Tag Archives: Jesuits

Pope Francis tells La Civilta Cattolica to be concerned with dialogue, discernment, and frontier

Francis with La Civilta Cattolica 2013.jpg

It is usual with a new Roman Pontiff that a meeting happens with the Jesuits who publish the journal La Civiltà Cattolica; Pope Francis met on June 14, 2013 with the Superior General of the Society of Jesus, Father Adolfo Nicolás and the editor, Jesuit Father Antonio Spadaro, and their respective staff members. The bi-weekly journal is a highly regarded publication that has a unique relationship with the Holy See since 6 April 1850 in Naples.

La Civiltà Cattolica is Italy’s oldest journal; the articles communicate the Holy See’s point of view and is reviewed by the Vatican Secretary of State before they are published. The editorial policy works to confront significant problems of humanity, society and the Church, to publish articles on human, theological, philosophical, moral, social, cultural, political and literary formation, and they try to offer a chart important events related to Church life plus events concerning Italy and other nations.

Three controlling ideas that will direct La Civilta Cattolica: dialogue, discernment, and frontier.

The Pope’s address:

I am happy to meet with you, writers, your whole community, the Sisters and the staff of the administration of the House. Since 1850, the Jesuits of the Civiltà Cattolica have been engaged in a work that has a particular link with the Pope and the Apostolic See. My predecessors, meeting with you in audience, acknowledged many times how this link is an essential feature of your review. Today I would like to suggest three words to you that might help you in your endeavor.

The first is dialogue. You carry out an important cultural service. Initially the attitude and Civiltà Cattolica was combative and often, also, harshly combative, in tune with the general atmosphere of the time. Reviewing the 163 years of the review, one gathers a rich variety of positions, due be it to the changing of the historical circumstances, be it to the personality of the individual writers. Your fidelity to the Church still requires that you be hard against hypocrisies, fruit of a closed, sick heart, hard against this sickness. However, your main task is not to build walls but bridges; it is to establish a dialogue with all men, also with those who do not share the Christian faith, but “have the veneration of high human values,” and even “with those who oppose the Church and persecute her in various ways” (Gaudium et spes, 92).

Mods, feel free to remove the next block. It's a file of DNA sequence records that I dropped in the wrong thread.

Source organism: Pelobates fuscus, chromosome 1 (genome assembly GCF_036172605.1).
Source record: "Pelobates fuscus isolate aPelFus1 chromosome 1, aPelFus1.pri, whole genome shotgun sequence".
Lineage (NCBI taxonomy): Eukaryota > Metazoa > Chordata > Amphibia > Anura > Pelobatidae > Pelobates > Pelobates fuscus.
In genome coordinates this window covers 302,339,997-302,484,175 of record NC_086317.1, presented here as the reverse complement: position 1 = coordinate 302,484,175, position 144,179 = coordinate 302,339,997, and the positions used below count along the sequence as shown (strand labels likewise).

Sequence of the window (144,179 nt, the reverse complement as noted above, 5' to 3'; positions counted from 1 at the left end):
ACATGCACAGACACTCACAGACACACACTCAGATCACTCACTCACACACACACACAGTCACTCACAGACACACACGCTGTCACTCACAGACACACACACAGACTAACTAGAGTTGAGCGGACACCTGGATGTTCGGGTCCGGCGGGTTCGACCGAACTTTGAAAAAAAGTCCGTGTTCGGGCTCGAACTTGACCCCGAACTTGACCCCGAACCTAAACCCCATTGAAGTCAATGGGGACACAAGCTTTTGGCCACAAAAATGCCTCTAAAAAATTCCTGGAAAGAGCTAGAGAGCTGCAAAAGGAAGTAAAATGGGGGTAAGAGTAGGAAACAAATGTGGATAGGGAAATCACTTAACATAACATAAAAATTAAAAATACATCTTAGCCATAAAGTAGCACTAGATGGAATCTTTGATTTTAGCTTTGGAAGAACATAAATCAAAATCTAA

There are so many human questions to discuss and share and it is always possible to approach the truth in dialogue, which is a  gift of God, and to enrich ourselves mutually. To dialogue means to be convinced that the other has something good to say, to make room for his point of view, for his opinion, for his proposals without falling, obviously, into relativism. And to dialogue it is necessary to lower one’s defenses and to open the doors. Continue your dialogue with the cultural, social and political institutions, also to offer your contribution to the formation of citizens who have at heart the good of all and work for the common good. The “Civilta cattolica” is the civilization of love, of mercy and of faith.

The second word is discernment. Your task is to gather and express the expectations, the desires, the joys and the dramas of our time, and to offer the elements for a reading of the reality in the light of the Gospel. The great spiritual questions are more alive today than ever, but there is need of someone to interpret them and to understand them. With humble and open intelligence, “seek and find God in all things,” as Saint Ignatius wrote. God is at work in the life of every man and in the culture: the Spirit blows where it will. Seek to discover what God has operated and how His work will proceed. A treasure of the Jesuits is in fact spiritual discernment, which seeks to recognize the presence of the Spirit of God in the human and cultural reality, the seed of His presence already planted in the events, in the sensibilities, in the desires, in the profound tensions of hearts and of the social, cultural and spiritual contexts. I recall something that Rahner said: the Jesuit is a specialist of discernment in the field of God and also in the field of the devil. One must not be afraid to continue in discernment to find the truth. When I read these observations of Rahner, they really struck me.

And to seek God in all things, in all fields of knowledge, of art, of science, of political, social and economic life, studies, sensibility and experience are necessary. Some of the subjects you address might not have an explicit relation with a Christian perspective, but they are important to appreciate the way that persons understand themselves and the world that surrounds them. Your informative observation must be broad, objective and timely. It is also necessary to give particular attention into the truth, goodness and beauty of God, which are always considered together, and are precious allies in the commitment to defend the dignity of man, in the building of peaceful coexistence and in protecting creation carefully. From this attention stems serene, sincere and strong judgment about events, illuminated by Christ. Great figures such as Matteo Ricci are a model of this. All this requires keeping the heart and mind open, avoiding the spiritual sickness of self-reference. Even the Church, when she becomes self-referencing, gets sick, grows old. May our sight, well fixed on Christ, be prophetic and dynamic towards the future: in this way, you will always be young and audacious in the reading of events!